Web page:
The following examples illustrate the conduct of the process of the present invention. It will be understood that the specific limitations set forth in the following examples are intended as being illustrative and not limitative. All amounts and proportions, unless otherwise indicated, are by weight.
Malonamide (10.2 g., 0.1 mole) was dissolved in 70 ml warm dimethylformamide (DMF). Sodium spheres (2.3 g, 0.1 mole), about 1/8 to 1/4 in. in diam, were added, and the reaction was stirred overnight at room temperature. During this time all of the sodium disappeared. A slight excess (>0.1 mole) of glacial acetic acid was added carefully with stirring. The white solid was filtered off, washed with methanol, and dried. The yield, 7.6 g. of almost pure product, after recrystallization from H.sub.2 O-dimethylsulfoxide, had a melting point of 265 (uncorrected). The structure of TCAP was verified by infrared spectra, nuclear magnetic resonance and elemental analyses.
Diethyl malonate (16.0 g, 0.1 mole) was dissolved in 70 ml DMF and treated with sodium spheres (2.3 g., 0.1 mole) in the manner set forth in Example I. After the reaction was complete, the reaction mixture was carefully neutralized by slowly adding 0.05 mole H.sub.2 SO.sub.4 dissolved in 20 ml dioxane. Sodium sulfate was filtered off and the filtrate evaporated on a steam bath under vacuum (water aspirator) to remove dioxane and excess DMF. The viscous liquid which remained was fractionally distilled and after collecting a small amount of diethyl malonate, 5 g TCEP was collected at about 160
The structure of TCEP was verified by infrared spectra, nuclear magnetic resonance, and elemental analyses.
Bis-methylsulfonylmethane (4.3 g., 0.025 mole) was dissolved in 70 ml DMF and sodium spheres (0.575 g., 0.025 mole) were added in a portionwise manner. The reaction mixture was stirred overnight at room temperature. The reaction mixture was neutralized with sulfuric acid in dioxane and 20 cc. of water was added. The reaction product was filtered, washed with water, then with ethanol. The resulting product was vacuum dried at 75 TMSP, had a melting point of 278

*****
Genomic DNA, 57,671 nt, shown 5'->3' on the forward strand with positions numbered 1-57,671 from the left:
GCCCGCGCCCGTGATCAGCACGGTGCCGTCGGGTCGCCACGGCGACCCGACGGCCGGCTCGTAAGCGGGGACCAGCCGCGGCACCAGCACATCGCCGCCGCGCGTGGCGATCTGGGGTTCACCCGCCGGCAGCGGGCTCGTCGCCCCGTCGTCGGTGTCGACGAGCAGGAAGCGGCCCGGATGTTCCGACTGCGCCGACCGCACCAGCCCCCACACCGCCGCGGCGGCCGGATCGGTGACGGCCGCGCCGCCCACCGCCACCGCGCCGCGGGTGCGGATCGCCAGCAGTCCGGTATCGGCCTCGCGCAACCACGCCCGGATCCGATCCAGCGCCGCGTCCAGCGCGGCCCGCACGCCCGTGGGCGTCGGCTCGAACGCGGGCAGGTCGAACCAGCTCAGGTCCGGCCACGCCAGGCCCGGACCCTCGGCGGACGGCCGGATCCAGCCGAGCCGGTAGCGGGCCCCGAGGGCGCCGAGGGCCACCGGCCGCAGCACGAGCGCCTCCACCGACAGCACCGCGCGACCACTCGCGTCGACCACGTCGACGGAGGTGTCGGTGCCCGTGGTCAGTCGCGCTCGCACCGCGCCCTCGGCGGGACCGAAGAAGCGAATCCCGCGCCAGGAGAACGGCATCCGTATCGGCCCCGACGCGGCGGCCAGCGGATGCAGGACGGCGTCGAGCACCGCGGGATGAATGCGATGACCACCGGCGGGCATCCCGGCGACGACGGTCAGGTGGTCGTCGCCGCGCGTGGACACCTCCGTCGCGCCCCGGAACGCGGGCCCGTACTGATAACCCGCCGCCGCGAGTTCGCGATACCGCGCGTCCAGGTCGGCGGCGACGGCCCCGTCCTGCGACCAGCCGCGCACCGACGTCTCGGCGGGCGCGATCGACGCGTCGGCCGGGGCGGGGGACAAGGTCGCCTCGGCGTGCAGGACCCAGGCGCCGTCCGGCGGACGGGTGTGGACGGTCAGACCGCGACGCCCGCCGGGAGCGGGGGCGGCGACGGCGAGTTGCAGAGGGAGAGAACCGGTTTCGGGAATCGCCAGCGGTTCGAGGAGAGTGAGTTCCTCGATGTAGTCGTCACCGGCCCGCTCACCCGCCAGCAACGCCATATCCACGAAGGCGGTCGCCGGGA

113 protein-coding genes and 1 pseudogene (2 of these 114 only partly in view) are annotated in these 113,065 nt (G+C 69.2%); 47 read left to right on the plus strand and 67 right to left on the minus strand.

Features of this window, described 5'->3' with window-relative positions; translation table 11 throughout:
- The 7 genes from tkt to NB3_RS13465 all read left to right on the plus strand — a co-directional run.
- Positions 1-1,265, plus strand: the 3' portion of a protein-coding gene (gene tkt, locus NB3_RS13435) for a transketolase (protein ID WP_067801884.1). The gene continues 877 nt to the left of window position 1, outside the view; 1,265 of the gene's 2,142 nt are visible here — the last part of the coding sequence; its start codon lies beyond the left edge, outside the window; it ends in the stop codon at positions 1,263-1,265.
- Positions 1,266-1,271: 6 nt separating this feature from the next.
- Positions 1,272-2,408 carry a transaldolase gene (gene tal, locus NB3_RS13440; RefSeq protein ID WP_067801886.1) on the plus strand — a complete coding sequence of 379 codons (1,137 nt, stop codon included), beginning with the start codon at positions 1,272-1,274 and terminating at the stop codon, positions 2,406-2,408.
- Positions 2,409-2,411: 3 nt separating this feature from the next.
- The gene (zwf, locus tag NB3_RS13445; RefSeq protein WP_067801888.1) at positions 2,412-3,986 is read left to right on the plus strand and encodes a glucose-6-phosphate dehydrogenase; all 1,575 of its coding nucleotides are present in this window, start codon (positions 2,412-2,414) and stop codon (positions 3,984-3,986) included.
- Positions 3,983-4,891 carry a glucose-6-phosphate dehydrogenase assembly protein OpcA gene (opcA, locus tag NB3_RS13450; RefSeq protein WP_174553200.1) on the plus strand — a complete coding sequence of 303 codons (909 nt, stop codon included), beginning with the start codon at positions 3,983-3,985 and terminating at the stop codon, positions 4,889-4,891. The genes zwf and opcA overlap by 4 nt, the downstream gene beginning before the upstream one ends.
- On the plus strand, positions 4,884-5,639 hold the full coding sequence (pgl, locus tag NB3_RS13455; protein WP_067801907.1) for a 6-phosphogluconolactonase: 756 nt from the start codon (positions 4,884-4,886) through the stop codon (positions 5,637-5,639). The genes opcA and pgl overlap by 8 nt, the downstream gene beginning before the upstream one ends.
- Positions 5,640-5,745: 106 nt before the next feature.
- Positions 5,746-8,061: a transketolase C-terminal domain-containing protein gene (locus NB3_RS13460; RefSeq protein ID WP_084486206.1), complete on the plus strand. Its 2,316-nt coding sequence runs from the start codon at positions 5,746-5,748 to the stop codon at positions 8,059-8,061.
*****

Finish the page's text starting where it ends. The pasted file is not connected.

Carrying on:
The structure of TMSP was verified by infrared spectra, nuclear magnetic resonance and elemental analyses.
The polyfunctional compounds prepared by the process of the present invention find utility in a number of applications where a polyfunctional compound is desirably utilized. For example, the compound 1,1,3,3-tetracarboxamidopropane (TCAP) can be hydrolyzed in known manner to effect conversion of one or more amido groups to the corresponding carboxylic acid moiety with production of a compound suited as an acidulent or complexing or sequestering agent for copper or heavy metal ions. Similarly, the compound 1,1,3,3-tetracarbethoxypropane (TCEP) can be reduced with, for example, lithium aluminum hydride, with formation of the corresponding tetra-alcohol, tetramethylol propane, suited to application as a cross-linking agent in the production of polyurethanes. It will, thus, be apparent that the present process enables the production in facile manner of a variety of polyfunctional compounds having utility in a varied technological fields.
Since certain changes can be made in many features of the above description and disclosure without departing from the spirit and scope of the invention defined in the appended claims, it is intended that all matters contained in the above description be interpreted as illustrative and not limitative.